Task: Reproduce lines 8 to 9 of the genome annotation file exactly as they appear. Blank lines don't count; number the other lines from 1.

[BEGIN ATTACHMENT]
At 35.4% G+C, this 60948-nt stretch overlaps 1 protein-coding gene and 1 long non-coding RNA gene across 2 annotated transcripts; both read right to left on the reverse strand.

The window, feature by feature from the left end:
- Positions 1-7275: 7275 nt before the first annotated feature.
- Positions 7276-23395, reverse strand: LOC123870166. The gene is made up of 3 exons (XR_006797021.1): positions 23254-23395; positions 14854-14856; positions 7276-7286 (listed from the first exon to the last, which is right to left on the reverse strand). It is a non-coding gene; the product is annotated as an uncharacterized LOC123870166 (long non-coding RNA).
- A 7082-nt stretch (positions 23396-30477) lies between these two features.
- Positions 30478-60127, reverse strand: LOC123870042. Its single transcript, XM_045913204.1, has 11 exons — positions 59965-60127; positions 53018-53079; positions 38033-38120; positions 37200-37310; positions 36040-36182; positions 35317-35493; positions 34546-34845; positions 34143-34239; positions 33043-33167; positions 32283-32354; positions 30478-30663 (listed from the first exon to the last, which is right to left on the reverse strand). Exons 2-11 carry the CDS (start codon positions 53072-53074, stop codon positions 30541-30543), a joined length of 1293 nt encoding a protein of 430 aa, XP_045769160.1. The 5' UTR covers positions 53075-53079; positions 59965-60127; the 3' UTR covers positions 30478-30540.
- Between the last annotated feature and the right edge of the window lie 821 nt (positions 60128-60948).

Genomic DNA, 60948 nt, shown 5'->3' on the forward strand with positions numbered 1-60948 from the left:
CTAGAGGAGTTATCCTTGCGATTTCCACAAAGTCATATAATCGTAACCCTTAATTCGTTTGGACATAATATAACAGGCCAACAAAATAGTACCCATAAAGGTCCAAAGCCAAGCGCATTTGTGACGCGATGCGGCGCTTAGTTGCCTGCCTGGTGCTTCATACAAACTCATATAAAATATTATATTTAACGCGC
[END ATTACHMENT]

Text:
Genomic DNA, 60948 nt, shown 5'->3' on the forward strand with positions numbered 1-60948 from the left:
CTAGAGGAGTTATCCTTGCGATTTCCACAAAGTCATATAATCGTAACCCTTAATTCGTTTGGACATAATATAACAGGCCAACAAAATAGTACCCATAAAGGTCCAAAGCCAAGCGCATTTGTGACGCGATGCGGCGCTTAGTTGCCTGCCTGGTGCTTCATACAAACTCATATAAAATATTATATTTAACGCGC